Just as more and more articles proclaim the end of Moore’s Law and applicable quantum computers still seem far away, new developments using Chaos Theory could help to keep up the doubling of computation power every 2 years, proclaimed by Gordon Moore 50 years ago.
Researchers at North Caroline State university developed new non-linear, chaos-based integrated circuits that are able to perform multifple functions with fewer transistors.
The lead author of the paper Behnam Kia says:
“We propose utilizing chaos theory – the system’s own nonlinearity – to enable transistor circuits to be programmed to perform different tasks. A very simple nonlinear transistor circuit contains very rich patterns. Different patterns that represent different functions coexist within the nonlinear dynamics of the system, and they are selectable. We utilize these dynamics-level behaviors to perform different processing tasks using the same circuit. As a result we can get more out of less.”
Usually each transistor-based circuit performs only one task. Processors operate by directing every instruction to the proper transistor circuit on the integrated circuit that implements that particular instruction.
In Behnam Kia’s design, the transistor circuit can be programmed to execute distinctive instructions by morphing between various operations and functions.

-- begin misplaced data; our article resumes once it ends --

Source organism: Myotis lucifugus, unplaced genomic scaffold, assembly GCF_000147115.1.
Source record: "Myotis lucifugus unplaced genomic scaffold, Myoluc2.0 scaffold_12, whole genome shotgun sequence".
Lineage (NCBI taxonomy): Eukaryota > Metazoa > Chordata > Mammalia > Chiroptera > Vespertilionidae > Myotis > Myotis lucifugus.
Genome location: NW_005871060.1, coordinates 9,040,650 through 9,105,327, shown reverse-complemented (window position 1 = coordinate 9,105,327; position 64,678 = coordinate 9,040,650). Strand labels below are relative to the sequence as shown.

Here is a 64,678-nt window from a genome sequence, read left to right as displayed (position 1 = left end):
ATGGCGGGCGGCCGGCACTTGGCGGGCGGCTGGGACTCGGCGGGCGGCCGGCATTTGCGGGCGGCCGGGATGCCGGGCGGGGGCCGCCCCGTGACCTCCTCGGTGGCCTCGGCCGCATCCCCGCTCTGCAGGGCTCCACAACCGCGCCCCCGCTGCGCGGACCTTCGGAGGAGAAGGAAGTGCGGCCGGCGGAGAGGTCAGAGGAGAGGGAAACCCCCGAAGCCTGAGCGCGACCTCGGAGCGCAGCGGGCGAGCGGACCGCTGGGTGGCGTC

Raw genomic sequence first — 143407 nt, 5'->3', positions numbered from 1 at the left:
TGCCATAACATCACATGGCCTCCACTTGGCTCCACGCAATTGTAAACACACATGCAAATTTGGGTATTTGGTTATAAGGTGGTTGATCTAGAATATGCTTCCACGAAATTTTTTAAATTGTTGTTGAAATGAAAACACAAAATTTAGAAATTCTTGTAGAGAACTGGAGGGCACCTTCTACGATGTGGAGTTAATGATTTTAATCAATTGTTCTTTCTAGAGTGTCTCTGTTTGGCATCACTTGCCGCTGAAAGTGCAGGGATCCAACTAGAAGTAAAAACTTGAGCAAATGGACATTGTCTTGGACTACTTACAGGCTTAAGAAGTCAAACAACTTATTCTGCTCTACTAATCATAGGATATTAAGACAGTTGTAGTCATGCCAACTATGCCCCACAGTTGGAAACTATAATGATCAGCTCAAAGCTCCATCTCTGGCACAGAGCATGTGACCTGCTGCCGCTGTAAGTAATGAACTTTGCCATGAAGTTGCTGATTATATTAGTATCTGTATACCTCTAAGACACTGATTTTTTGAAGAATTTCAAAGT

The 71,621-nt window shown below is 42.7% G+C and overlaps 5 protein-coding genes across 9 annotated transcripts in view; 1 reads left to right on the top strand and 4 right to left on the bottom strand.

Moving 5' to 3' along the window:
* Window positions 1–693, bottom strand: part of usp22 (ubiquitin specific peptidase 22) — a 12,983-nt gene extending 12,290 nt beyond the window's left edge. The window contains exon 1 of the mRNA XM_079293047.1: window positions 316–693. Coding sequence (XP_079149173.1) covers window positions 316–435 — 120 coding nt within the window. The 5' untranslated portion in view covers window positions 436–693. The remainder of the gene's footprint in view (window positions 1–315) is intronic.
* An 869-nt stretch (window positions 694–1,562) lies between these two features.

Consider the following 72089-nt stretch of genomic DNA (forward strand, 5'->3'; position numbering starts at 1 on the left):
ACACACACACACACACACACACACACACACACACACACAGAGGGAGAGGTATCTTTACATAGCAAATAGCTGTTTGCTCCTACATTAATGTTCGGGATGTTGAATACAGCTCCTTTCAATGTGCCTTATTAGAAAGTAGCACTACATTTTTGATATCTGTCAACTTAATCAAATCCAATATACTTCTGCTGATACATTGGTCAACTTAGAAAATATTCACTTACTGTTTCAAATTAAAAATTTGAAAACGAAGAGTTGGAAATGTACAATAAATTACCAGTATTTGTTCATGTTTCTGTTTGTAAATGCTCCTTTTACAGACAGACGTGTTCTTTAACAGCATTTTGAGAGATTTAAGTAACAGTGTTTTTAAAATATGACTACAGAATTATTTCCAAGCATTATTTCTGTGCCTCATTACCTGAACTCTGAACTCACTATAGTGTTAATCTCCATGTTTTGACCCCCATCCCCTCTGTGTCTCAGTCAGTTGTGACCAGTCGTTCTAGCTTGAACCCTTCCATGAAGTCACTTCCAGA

“In current processors you don’t utilize all the circuitry on the processor all the time, which is wasteful,” Kia says. “Our design allows the circuit to be rapidly morphed and reconfigured to perform a desired digital function in each clock cycle. The heart of the design is an analog nonlinear circuit, but the interface is fully digital, enabling the circuit to operate as a fully morphable digital circuit that can be easily connected to the other digital systems.”
The researchers say:
“The potential of 100 morphable nonlinear chaos-based circuits doing work equivalent to 100 thousand circuits, or of 100 million transistors doing work equivalent to three billion transistors holds promise for extending Moore’s law – not through doubling the number of transistors every two years but through increasing what transistors are capable of when combined in nonlinear and chaotic circuits.”
The new design is compatible with existing technology and uses the same fabrication process as existing computer chips. This could help significantly with commercial adoption.
We are nearing commercial size and power and ease of programming in our evolving designs that could well be of significant commercial relevance within a few months with our three month design/fabrication cycle of improvements and implementations
The full paper can be viewed here